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Intervention by Estonia at the WHO EBSS 4 on the Draft 13th General Programme of Work under agenda item 3.3


WHO EBSS 4 on the draft 13th General Programme of Work

Intervention by ESTONIA


Agenda item 3.3: Strategic Shifts

Geneva, 23 November 2017


Honorable chairperson,

Estonia would like to welcome the Strategic Shifts proposed, and in particular, the focus on global public goods. We agree on the division of these public goods into normative guidance, data and innovation. In this regard, we appreciate the Director-General’s reassurances that WHO shall remain primarily a normative and standard-setting organization.

Broadly, we also agree on WHO’s proposed activities on data, which is, after all, the cornerstone of maximizing impact and evidence based policy making. Respectfully, however, we have slightly disparate views on who has the comparative advantage when it comes to strengthening data systems.

We believe that WHO has an important role to play in this regard, but in so doing, it would benefit immensely from the expertise and work of others. Several Member States as well as other organizations have extensive experience from modernizing their data systems, and it would be a missed opportunity if WHO were not to learn from their example and use the work already done. This need to use existing data and work more closely with others is something that we would like to see better articulated in this section of the General Programme of Work.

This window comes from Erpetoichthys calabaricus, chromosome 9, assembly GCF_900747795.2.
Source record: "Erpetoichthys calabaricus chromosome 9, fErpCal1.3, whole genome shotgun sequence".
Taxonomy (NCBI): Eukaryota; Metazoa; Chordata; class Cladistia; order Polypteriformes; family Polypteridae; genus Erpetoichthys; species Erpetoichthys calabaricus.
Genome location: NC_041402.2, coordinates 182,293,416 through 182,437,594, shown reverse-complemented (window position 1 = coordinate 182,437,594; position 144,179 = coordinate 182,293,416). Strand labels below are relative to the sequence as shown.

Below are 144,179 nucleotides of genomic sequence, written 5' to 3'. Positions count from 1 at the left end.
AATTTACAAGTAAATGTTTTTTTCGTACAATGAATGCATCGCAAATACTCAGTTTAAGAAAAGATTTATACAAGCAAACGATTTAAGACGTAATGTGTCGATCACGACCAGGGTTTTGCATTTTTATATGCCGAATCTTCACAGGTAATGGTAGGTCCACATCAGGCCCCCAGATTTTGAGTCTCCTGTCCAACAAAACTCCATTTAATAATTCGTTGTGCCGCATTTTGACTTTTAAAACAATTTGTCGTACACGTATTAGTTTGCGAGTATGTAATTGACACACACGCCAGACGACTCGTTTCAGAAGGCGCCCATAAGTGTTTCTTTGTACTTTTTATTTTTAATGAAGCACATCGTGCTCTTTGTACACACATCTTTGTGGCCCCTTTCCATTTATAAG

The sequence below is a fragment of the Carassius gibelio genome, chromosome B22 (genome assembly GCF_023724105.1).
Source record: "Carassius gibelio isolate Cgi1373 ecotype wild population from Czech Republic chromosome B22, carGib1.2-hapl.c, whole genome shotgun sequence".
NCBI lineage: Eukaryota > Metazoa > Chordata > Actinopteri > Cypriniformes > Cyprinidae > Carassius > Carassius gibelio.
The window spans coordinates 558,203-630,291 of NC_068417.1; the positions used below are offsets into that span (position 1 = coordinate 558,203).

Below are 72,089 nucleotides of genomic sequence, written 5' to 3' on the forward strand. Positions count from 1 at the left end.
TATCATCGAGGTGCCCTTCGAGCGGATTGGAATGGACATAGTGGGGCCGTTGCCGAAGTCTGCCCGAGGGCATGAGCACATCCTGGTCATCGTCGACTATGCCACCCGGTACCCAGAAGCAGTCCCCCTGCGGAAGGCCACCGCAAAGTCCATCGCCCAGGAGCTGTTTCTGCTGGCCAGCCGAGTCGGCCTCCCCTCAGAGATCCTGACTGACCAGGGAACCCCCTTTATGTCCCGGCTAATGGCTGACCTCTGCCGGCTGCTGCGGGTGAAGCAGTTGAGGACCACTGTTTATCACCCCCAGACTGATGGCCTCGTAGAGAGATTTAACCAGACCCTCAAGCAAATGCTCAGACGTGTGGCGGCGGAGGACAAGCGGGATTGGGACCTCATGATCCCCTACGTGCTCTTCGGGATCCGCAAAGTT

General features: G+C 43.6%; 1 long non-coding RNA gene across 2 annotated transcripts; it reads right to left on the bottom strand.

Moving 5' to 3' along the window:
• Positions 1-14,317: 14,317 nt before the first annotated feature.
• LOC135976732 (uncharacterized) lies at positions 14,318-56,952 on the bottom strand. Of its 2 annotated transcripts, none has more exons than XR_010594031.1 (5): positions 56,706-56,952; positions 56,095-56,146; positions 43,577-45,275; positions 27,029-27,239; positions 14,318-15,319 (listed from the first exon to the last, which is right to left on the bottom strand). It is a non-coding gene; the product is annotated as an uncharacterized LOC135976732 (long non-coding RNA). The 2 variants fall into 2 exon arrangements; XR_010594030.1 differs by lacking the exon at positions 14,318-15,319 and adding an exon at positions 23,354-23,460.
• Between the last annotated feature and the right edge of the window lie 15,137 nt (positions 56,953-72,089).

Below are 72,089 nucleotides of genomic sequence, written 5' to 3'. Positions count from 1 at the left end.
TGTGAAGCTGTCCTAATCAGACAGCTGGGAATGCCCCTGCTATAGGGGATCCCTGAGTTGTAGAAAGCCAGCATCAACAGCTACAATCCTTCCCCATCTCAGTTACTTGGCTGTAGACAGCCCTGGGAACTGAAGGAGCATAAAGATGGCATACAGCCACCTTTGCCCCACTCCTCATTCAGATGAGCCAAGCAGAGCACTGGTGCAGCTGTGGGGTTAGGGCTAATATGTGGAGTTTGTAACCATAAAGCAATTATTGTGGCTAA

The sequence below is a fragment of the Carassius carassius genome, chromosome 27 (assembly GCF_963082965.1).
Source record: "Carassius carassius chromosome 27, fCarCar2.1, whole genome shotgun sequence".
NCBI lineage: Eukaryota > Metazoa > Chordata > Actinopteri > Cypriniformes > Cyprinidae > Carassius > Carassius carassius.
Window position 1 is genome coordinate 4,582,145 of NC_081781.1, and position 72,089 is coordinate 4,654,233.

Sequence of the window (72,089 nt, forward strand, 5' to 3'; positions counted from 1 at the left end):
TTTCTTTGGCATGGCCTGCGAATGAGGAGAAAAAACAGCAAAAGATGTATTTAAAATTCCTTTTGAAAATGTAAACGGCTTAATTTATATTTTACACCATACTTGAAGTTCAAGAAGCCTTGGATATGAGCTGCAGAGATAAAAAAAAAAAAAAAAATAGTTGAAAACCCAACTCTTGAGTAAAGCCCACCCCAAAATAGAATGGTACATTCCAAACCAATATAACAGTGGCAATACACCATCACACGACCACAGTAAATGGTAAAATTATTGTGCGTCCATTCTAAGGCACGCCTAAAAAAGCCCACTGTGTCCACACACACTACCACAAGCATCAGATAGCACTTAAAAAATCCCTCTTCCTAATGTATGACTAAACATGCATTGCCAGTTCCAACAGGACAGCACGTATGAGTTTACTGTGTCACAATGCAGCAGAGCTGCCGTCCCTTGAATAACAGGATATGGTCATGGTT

People around the world have adopted digital technologies; governments as well as international organizations have to keep up or risk becoming irrelevant. E-health in particular provides unique benefits for both collecting and analyzing data as well as improving health system efficacy and patient involvement. In its work on improving data gathering, WHO should collaborate with and learn from experts in e-Health, especially with regard to what works and what does not. A lot of the potential provided by e-health comes from setting common standards in a manner, which promotes interoperability. This is where WHO’s comparative advantage is greatest.

Finally, we commend the focus on innovation, being particularly mindful of the challenges Member States face regarding medicines and access to them. We welcome further cooperation with the Coalition for Epidemic Preparedness Innovations (CEPI) and the G20 Global Collaboration Fund, but would like to see a clearer reference to the recommendations of the Consultative Expert Working Group on Research & Development, which to this day has not been fully acted upon. A clear strategic approach to health innovation is needed so that affordable new medicines including vaccines, antibiotics, and drugs for neglected diseases may be developed.

Thank you.


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